Israeli Prime Minister Benjamin Netanyahu faced the most serious challenge to his right-wing coalition in nearly four years, as key ministers resigned and called for early elections.
In a meeting with Netanyahu on Thursday, Finance Minister Moshe Kahlon, whose Kulanu party contributes 10 seats to the coalition government, called for a new government.
“The stability required at this time is not achievable in the present situation, and therefore the responsible act is the establishment of a new, strong and stable government,” Kahlon said in a statement.
Hours later, Interior Minister Aryeh Deri joined Kahlon, increasing the pressure on the Israeli leader to dissolve the government.
Deri, whose Shas party contributes seven seats to the coalition government, said that “for the good of the country, we have to agree to go to an election.”
After the statements from Kahlon and Deri, a spokeswoman for the Foreign Ministry confirmed Netanyahu had canceled a trip to Austria next week.
The calls follow the resignation of Defense Minister Avigdor Liberman on Wednesday. The hard-line leader of the right-wing Yisrael Beiteinu party said he was opposed to the ceasefire with Gaza that ended the worst fighting along the Gaza border since the 2014 war.
Gaza militants fired some 400 rockets into Israel on Monday and into Tuesday, while the Israeli military struck more than 100 targets inside the coastal enclave.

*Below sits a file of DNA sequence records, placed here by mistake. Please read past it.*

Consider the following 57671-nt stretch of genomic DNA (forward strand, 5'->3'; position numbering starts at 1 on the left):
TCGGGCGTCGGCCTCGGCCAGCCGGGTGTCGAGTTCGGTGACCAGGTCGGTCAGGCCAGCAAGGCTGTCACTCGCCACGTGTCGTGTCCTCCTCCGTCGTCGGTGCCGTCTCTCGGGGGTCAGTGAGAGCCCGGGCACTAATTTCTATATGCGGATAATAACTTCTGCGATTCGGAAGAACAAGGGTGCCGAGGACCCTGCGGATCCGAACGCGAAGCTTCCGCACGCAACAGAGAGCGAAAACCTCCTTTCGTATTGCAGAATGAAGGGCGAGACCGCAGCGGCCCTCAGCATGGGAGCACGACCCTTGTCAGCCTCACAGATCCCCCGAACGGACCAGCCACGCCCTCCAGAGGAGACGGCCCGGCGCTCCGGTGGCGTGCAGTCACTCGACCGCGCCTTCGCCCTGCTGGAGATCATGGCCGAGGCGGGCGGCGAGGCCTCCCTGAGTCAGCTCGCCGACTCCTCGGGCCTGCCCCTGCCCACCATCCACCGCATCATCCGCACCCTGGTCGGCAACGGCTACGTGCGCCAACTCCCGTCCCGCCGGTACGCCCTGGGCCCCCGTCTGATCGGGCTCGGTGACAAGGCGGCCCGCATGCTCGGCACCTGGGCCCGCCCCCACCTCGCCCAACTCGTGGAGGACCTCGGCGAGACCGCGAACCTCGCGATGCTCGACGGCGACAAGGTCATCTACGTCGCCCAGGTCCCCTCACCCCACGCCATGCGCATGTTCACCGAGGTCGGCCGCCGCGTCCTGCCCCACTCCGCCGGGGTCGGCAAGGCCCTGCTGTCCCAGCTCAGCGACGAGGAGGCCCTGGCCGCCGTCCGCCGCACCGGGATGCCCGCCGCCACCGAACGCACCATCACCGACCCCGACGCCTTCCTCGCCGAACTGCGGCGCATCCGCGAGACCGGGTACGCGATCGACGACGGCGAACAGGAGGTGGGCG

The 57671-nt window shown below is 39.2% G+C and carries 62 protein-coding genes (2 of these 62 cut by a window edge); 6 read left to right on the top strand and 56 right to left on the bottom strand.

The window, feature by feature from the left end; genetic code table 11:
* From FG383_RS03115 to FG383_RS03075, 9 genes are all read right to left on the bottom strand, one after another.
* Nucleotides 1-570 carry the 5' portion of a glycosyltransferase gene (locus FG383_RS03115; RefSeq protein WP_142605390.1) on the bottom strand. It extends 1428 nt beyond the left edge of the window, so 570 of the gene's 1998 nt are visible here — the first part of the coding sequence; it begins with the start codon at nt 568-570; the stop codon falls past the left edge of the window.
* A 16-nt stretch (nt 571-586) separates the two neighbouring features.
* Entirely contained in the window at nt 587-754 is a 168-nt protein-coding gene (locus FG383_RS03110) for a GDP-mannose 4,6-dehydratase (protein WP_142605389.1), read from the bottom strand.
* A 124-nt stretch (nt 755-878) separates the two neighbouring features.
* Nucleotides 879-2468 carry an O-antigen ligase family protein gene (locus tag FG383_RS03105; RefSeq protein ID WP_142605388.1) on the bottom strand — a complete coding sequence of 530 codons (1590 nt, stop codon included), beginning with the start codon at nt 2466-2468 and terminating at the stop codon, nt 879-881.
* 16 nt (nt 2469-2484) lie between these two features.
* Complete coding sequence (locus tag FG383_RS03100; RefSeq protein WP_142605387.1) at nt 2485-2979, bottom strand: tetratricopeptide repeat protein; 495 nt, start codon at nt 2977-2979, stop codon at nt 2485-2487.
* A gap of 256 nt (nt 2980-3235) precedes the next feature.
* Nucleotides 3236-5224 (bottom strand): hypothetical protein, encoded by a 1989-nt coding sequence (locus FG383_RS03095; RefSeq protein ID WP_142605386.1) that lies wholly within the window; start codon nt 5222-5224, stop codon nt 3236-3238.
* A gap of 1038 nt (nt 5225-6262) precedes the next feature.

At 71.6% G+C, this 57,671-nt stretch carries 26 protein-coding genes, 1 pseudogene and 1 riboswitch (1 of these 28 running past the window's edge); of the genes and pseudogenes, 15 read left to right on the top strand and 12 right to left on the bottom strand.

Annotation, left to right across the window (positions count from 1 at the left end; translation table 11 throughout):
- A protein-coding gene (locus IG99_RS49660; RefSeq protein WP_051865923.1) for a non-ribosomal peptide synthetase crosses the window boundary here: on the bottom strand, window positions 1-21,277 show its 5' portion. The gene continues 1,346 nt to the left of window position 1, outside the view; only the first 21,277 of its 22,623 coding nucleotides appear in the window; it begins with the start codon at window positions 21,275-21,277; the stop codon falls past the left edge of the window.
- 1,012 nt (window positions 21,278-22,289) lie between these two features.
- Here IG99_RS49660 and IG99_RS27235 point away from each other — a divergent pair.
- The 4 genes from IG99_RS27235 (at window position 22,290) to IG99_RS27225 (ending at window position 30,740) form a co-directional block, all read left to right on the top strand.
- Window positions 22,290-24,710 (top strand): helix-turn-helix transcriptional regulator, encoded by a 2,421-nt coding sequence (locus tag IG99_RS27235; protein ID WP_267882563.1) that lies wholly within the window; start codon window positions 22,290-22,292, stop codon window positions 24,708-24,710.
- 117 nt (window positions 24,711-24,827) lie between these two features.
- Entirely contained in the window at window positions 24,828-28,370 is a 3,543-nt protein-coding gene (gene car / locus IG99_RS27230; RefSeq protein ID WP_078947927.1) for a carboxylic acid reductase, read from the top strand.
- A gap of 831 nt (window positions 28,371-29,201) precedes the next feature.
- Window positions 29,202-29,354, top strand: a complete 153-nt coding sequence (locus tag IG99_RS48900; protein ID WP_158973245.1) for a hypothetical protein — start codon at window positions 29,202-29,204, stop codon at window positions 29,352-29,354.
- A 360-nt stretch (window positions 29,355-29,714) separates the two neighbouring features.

Liberman called the ceasefire a “capitulation to terror.” Hundreds of people protested in Sderot and Ashkelon — cities in southern Israel that came under rocket and mortar fire — demanding the military deal a harsher blow to Hamas in Gaza, a call Liberman echoed.
Liberman didn’t have enough seats on his own to topple the government, but his resignation left Netanyahu with a bare minimum 61-seat coalition in Israel’s 120 seat Knesset.
Sensing a moment of opportunity, Naftali Bennett, the right-wing education minister, also pounced. He demanded the defense portfolio or threatened to quit the coalition, which would topple Netanyahu’s government and force early elections.
Netanyahu’s party spokesman said on Wednesday he was in talks with the party heads to stabilize the coalition. But by Thursday morning, that seemed less and less likely.
Netanyahu has faced coalition crises before since the last elections in early 2015, but none as serious as this. He had repeatedly promised to see out the government’s term to November 2019, but that was a promise his key coalition partners were not looking to keep.
If the coalition parties agree by the end of the month to call early elections, they are required by law to hold those elections within 3-5 months. That puts the earliest possible election window in late February or early March.